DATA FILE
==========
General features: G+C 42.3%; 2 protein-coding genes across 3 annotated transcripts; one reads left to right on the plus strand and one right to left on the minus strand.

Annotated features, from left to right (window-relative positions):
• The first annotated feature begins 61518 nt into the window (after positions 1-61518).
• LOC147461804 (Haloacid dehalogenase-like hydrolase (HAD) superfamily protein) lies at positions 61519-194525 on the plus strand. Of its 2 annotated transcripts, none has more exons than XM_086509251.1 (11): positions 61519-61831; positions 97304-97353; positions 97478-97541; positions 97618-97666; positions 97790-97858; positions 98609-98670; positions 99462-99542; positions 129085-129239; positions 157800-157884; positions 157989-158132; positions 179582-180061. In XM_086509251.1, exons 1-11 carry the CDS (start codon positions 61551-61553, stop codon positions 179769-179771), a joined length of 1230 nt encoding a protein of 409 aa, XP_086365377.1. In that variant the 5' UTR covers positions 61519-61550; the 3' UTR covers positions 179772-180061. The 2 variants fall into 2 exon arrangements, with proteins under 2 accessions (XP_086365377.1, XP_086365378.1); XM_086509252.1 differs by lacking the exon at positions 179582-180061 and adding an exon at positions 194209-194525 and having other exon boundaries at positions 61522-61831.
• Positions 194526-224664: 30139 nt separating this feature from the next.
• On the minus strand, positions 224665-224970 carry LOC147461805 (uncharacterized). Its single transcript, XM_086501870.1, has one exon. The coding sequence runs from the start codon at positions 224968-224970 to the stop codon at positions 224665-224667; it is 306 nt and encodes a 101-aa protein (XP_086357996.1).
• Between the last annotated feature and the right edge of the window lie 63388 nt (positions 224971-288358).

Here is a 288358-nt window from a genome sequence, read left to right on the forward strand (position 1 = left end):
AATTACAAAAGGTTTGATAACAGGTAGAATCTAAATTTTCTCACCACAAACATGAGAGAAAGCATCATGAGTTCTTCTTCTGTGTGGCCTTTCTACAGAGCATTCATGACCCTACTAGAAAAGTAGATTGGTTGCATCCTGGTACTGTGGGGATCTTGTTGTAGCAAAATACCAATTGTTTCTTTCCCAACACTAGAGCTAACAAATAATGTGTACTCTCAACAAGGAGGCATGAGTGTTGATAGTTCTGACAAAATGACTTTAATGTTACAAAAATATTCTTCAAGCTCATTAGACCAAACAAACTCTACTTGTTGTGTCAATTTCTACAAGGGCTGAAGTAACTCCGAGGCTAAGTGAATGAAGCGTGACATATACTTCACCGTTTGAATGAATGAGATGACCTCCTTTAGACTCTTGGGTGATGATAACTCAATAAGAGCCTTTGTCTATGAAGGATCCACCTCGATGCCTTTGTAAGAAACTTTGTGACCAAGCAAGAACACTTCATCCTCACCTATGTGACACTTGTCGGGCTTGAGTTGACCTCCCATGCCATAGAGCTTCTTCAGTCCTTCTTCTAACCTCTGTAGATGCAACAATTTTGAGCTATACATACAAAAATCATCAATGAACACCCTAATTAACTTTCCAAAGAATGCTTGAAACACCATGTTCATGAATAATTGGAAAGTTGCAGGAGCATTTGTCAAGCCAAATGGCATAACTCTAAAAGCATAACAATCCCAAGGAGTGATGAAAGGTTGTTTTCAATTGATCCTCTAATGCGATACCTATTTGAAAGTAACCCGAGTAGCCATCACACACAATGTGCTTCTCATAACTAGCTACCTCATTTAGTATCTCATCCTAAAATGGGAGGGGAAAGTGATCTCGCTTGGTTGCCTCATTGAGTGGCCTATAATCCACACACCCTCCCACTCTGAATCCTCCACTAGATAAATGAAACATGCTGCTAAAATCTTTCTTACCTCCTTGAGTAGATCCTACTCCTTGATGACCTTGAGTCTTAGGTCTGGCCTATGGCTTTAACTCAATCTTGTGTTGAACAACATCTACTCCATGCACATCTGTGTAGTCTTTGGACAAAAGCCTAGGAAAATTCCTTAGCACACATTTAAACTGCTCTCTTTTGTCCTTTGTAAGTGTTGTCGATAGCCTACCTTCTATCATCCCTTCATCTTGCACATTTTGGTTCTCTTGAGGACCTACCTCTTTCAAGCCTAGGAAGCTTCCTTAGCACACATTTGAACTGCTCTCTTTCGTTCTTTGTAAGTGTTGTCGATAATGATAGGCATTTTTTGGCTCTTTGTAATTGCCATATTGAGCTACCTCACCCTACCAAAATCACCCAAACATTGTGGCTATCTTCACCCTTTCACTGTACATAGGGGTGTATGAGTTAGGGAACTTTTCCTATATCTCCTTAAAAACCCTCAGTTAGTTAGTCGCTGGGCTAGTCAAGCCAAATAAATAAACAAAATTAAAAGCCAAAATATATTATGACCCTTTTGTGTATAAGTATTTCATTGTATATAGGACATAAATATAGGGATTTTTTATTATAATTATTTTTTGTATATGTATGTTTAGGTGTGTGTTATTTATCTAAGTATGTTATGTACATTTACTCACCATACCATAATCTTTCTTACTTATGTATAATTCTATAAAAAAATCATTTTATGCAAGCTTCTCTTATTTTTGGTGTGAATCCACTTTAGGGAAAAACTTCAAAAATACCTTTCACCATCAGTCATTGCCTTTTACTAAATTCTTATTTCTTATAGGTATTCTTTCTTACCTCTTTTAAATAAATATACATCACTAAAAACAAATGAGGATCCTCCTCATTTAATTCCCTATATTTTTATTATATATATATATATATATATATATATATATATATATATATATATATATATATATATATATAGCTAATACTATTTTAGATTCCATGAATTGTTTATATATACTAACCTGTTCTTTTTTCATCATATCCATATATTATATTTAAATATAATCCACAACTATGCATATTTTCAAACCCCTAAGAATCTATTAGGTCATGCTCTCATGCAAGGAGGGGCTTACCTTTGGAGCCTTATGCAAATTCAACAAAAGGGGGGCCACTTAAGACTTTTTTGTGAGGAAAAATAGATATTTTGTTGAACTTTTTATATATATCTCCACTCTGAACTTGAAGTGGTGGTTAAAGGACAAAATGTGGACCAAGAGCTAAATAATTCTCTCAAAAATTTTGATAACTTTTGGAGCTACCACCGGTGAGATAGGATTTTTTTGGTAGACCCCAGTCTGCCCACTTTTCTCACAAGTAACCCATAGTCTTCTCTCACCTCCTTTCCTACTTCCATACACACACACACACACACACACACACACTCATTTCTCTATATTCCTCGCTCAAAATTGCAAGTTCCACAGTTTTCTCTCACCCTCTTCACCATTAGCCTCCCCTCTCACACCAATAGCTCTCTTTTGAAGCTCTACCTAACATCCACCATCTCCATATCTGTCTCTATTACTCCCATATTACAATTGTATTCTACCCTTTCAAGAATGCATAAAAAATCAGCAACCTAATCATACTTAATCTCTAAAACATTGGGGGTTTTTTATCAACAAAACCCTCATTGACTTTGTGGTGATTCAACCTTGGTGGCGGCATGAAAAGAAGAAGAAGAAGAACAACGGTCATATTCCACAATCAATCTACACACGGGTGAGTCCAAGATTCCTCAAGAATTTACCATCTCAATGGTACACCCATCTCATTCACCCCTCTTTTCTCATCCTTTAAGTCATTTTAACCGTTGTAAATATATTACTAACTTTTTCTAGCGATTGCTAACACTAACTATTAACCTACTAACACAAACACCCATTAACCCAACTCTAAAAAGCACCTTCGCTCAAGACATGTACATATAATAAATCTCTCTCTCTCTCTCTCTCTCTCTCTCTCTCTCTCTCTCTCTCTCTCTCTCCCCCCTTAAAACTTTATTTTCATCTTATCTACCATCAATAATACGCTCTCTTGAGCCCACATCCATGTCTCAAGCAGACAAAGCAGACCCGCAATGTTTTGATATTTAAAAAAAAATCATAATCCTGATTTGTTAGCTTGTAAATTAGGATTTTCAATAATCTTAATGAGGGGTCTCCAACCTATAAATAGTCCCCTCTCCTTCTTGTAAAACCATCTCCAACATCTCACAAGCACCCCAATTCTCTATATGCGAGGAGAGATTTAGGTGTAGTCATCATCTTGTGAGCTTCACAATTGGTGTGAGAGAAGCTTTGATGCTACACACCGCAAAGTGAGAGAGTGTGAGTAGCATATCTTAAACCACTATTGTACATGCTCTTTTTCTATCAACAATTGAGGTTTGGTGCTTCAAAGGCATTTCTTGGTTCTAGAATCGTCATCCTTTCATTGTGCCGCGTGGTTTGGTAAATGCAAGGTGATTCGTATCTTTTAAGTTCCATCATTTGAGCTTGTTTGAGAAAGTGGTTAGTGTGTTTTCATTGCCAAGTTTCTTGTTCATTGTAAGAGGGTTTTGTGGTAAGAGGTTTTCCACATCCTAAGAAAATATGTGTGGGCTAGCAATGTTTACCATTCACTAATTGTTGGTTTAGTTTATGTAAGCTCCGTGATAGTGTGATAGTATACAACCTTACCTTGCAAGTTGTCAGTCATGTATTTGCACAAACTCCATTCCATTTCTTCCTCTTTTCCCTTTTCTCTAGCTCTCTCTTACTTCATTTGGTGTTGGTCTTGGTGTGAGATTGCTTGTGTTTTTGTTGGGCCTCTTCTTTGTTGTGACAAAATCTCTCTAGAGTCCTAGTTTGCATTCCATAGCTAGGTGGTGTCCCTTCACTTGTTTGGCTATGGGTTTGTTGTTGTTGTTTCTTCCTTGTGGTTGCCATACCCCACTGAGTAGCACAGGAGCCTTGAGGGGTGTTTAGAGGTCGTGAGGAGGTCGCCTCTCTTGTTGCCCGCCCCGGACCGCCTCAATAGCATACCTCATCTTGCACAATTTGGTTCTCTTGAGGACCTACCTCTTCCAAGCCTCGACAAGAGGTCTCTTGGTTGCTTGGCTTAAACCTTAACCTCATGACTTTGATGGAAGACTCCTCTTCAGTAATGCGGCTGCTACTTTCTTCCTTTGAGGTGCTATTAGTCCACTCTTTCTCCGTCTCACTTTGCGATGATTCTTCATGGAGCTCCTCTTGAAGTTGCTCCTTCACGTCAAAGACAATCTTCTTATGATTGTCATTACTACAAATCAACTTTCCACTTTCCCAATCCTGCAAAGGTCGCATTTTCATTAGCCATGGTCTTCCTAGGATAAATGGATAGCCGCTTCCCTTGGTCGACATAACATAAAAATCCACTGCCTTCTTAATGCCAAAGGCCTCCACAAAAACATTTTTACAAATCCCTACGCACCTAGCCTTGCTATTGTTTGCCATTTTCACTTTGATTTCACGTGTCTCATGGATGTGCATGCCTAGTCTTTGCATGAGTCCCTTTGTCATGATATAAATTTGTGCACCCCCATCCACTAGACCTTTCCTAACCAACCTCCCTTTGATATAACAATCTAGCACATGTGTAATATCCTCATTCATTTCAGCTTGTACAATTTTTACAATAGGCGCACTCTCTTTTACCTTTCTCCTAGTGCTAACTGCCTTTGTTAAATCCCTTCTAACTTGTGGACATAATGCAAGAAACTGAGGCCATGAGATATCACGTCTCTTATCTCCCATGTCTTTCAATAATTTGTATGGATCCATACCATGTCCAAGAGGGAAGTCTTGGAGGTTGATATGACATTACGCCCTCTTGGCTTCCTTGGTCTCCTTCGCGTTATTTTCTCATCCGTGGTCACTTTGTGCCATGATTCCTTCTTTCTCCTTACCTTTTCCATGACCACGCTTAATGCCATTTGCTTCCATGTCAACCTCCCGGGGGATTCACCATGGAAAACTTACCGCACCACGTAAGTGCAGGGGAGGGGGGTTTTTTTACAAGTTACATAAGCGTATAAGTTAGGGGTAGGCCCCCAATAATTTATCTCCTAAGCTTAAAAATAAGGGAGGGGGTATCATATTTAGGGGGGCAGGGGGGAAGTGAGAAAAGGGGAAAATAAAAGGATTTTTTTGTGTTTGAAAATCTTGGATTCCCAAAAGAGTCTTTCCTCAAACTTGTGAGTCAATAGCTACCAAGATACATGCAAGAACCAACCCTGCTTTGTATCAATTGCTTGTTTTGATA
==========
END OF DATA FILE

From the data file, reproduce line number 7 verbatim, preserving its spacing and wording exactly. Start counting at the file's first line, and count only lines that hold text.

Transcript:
• Between the last annotated feature and the right edge of the window lie 63388 nt (positions 224971-288358).